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Filing for divorce under the new tax law

| Jan 2, 2019 | Family Law |

One of the main takeaways for couples filing for divorce in 2019 will be the fact that alimony (called spousal maintenance here in Texas) will no longer be tax deductible for the spouse paying. This likely means an increased tax obligation to those who pay, but financial analysts believe there are still other areas where there are opportunities to save money or enjoy more financial flexibility in a divorce or family law agreement while remaining compliant with the new Tax Cuts and Jobs Act.

Changes will also impact such important issues as home ownership, how parents claim their kids and division of assets.

For homes:

  • Mortgage interest: Deduction thresholds are lowered from $1 million to $750,000. This applies back to Dec. 15, 2017 when the bill was voted on.
  • SALT: Deductions on local and state income taxes are restricted to $10,000 or less.
  • Capital gains: Home owners who sell a house will still be able to exclude $250,000 (filing individually) or $500,000 (filing jointly)

Regarding children:

Child tax credit: This goes up from $1000 to $2000 for each qualifying child when parents earn under $200,000 individually or $400,000 jointly.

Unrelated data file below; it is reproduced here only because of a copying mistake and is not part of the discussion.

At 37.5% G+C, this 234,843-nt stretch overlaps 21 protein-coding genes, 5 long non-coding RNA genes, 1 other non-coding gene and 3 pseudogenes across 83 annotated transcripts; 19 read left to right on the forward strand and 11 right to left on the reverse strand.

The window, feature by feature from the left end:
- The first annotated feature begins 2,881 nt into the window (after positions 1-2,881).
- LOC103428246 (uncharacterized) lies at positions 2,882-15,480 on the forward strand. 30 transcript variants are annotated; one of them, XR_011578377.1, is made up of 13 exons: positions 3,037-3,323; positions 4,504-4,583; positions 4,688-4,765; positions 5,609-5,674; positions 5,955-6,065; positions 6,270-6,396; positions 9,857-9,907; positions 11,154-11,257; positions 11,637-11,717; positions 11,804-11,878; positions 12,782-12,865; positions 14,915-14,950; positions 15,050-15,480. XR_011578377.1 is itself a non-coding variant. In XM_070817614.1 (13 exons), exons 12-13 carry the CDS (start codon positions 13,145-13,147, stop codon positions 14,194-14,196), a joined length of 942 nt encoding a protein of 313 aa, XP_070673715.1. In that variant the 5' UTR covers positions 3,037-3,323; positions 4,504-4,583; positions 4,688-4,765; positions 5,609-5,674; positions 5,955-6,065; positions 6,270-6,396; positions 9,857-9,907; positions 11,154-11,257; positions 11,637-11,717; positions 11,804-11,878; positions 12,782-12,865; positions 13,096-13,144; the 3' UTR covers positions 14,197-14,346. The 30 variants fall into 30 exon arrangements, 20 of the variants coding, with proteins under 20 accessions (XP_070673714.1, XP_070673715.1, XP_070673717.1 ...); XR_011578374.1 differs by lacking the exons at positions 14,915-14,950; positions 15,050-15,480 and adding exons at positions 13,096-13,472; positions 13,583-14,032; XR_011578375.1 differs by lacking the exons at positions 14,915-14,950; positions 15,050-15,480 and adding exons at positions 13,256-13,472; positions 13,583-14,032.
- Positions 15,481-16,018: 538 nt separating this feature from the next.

Other payment options:

Now that paying spousal maintenance is taxable, there are other options to explore that may lessen the tax obligation, including dividing property by having on party pay back the other party by using a number of payments over a period. However, if a spouse falls behind on payments, property division can only be garnished at 25 percent, compared to 50 percent for spousal maintenance. To avoid the headaches of honoring a settlement, spouses can also agree to pay a single lump sum, which can reduce tension and provide a clean break.

A Board-Certified Family Law expert can help

These legal professionals offer knowledgeable guidance to clients in Colin County, Dallas County or Denton County as well as elsewhere here in Texas. They can help advise you on your legal options in order to ensure that your divorce or family law agreement is fair and enforceable in light of the changes under the new tax law.

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